The Research Is In

The Science of Drawing and Memory

Want students to remember something? Ask them to draw it.

©Vi Hart

It’s long been known that drawing something helps a person remember it. A new study shows that drawing is superior to activities such as reading or writing because it forces the person to process information in multiple ways: visually, kinesthetically, and semantically. Across a series of experiments, researchers found drawing information to be a powerful way to boost memory, increasing recall by nearly double.

Myra Fernandes, Jeffrey Wammes, and Melissa Meade are experts in the science of memory—how people encode, retain, and recall information. At the University of Waterloo, they conducted experiments to better understand how activities such as writing, looking at pictures, listening to lectures, drawing, and visualizing images affect a student’s ability to remember information.

In an early experiment, they asked undergraduate students to study lists of common terms—words like truck and pear—and then either write down or illustrate those words. Shortly afterward, participants recalled 20 percent of words they had written down, but more than twice as many—45 percent—of the terms they had drawn. This experiment helped to establish the benefits of drawing.

In a follow-up experiment, the researchers compared two methods of note-taking—writing words by hand versus drawing concepts—and found drawing to be “an effective and reliable encoding strategy, far superior to writing.” The researchers found that when the undergraduates visually represented science concepts like isotope and spore, their recall was nearly twice as good as when they wrote down definitions supplied by the lecturer.

Importantly, the benefits of drawing were not dependent on the students’ level of artistic talent, suggesting that this strategy may work for all students, not just ones who are able to draw well.

Across a total of eight experiments, the researchers confirmed drawing to be a “reliable, replicable means of boosting performance”—it provided a significant boost to students’ ability to remember what they were learning.

Why is drawing such a powerful memory tool? The researchers explain that it “requires elaboration on the meaning of the term and translating the definition to a new form (a picture).” Unlike listening to a lecture or viewing an image—activities in which students passively absorb information—drawing is active. It forces students to grapple with what they’re learning and reconstruct it in a way that makes sense to them.

The researchers also suggest that drawing results in better recall because of how the information is encoded in memory. When a student draws a concept, they “must elaborate on its meaning and semantic features, engage in the actual hand movements needed for drawing (motor action), and visually inspect [the] created picture (pictorial processing).”

At a neural level, the strength of a memory depends largely on how many connections are made to other memories. An isolated piece of information—such as a trivial fact—is soon forgotten in the brain’s constant effort to prune away unused knowledge. The opposite, however, is also true: The more synaptic connections a memory has, the more it resists eventually being forgotten.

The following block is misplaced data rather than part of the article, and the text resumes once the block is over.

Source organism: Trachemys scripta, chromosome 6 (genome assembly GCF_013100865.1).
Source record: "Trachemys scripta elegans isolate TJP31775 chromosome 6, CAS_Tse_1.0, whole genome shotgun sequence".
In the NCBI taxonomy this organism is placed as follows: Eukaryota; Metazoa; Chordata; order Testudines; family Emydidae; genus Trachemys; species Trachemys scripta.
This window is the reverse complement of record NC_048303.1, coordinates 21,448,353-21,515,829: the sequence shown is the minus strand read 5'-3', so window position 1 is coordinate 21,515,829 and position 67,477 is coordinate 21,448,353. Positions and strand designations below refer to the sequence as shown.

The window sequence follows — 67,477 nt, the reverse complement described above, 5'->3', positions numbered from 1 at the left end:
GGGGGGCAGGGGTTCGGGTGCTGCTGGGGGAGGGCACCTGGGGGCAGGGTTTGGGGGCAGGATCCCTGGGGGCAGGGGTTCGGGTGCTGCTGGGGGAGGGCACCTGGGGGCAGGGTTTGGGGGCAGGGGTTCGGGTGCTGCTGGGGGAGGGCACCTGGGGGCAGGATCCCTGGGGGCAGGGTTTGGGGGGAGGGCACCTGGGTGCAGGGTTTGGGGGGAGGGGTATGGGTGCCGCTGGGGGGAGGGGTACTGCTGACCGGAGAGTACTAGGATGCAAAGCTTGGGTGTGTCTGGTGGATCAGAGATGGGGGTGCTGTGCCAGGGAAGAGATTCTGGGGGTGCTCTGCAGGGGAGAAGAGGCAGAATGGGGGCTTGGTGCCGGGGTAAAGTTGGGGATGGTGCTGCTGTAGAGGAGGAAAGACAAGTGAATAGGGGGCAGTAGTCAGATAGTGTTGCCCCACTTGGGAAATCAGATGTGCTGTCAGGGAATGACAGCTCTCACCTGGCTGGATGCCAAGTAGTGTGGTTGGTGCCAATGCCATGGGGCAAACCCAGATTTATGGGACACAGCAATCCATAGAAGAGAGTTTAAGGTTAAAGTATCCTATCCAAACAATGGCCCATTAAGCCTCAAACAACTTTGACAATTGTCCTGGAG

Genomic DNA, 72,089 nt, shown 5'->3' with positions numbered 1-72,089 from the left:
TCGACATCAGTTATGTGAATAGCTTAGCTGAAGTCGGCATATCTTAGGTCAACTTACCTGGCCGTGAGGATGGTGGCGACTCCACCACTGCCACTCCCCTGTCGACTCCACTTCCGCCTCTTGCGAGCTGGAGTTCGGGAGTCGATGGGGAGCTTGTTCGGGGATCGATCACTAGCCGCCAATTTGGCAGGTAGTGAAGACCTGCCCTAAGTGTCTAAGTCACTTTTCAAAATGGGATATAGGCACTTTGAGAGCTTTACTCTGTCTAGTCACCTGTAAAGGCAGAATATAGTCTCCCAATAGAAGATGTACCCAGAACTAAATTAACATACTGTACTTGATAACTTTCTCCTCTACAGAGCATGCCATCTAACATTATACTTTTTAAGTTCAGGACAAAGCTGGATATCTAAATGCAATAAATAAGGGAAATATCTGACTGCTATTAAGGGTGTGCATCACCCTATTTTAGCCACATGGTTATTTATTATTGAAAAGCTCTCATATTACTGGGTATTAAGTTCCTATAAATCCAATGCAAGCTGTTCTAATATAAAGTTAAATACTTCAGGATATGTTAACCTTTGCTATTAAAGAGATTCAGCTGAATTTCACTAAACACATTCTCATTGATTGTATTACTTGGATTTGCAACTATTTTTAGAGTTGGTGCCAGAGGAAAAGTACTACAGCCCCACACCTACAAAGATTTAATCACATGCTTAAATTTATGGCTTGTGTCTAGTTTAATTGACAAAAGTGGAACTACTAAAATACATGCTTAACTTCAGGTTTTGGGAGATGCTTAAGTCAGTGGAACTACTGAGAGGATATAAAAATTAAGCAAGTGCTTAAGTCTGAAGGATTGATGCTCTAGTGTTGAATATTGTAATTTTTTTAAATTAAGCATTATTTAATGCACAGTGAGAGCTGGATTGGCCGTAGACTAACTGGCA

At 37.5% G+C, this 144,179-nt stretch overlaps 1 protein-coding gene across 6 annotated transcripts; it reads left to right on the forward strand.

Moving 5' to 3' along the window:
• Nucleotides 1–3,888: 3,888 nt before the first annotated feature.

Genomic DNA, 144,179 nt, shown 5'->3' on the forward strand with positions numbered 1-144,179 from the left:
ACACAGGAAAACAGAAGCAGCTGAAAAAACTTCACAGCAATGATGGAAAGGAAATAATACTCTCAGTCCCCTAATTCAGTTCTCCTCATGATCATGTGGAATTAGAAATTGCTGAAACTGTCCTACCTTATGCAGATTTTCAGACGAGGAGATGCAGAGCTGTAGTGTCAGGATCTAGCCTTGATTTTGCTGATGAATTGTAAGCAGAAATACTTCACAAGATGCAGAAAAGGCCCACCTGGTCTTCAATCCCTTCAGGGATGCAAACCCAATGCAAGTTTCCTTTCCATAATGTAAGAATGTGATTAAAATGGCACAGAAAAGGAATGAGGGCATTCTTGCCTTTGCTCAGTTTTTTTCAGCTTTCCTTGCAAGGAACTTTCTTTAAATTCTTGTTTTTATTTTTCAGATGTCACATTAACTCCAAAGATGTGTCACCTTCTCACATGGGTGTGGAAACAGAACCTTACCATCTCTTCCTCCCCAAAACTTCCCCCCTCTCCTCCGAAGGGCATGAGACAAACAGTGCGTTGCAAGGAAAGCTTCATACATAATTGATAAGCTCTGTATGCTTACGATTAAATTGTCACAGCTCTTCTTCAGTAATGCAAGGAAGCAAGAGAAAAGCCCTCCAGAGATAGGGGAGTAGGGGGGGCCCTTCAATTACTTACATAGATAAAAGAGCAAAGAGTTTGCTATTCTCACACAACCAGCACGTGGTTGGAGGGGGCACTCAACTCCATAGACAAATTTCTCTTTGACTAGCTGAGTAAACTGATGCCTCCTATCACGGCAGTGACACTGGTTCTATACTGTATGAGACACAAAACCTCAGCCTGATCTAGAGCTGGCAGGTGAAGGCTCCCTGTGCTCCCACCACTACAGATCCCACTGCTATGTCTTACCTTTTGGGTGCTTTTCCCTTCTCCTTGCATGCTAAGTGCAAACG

So when we draw, we encode the memory in a very rich way, layering together the visual memory of the image, the kinesthetic memory of our hand drawing the image, and the semantic memory that is invoked when we engage in meaning-making. In combination, this greatly increases the likelihood that the concept being drawn will later be recalled.

This Is Not About Learning Styles

It would be a mistake to think that drawing is beneficial because it taps into a particular learning style. Research has debunked the idea that students learn best when teachers try to match instruction to a single modality.

Instead, what’s happening is that drawing taps into multiple modalities—visual, kinesthetic, and semantic—which is superior to tapping into only one. When students draw something, they process it in three different ways, in effect learning it three times over.

In the Classroom

There are several ways that teachers can incorporate drawing to enrich learning.

  • Student-created learning aids: Instead of buying or printing posters that reinforce learning—maps, anchor charts, or diagrams—have students create them.
  • Interactive notebooks: Don’t let students take notes verbatim—push them to be creative. One side of their notebooks can be used for written notes, the other for drawings, diagrams, and charts.
  • Data visualization: Asking students to collect, analyze, and present data in visual form can deepen their understanding of a topic. Examples include visualizing concepts in mathanalyzing classical literature, and exploring fractals.
  • Bookmaking: Blending academics and art, students at Symonds Elementary create their own books to visually represent topics in subjects ranging from science to English language arts. Students can also create comics books to tell stories or describe events.
  • Assessing learning through art: Jill Fletcher, a middle school teacher in Hawaii, uses “one-pagers” to challenge students to show their understanding about a topic through art, making it less about finding the “single correct answer” and more about crafting a response they can stand behind. And students at Normal Park Museum Magnet School create travel journals as a visible record of their learning.

The takeaway: Encourage students to draw. Doing so is a powerful tool to boost student learning because it improves recall by challenging students to explore an idea in different ways.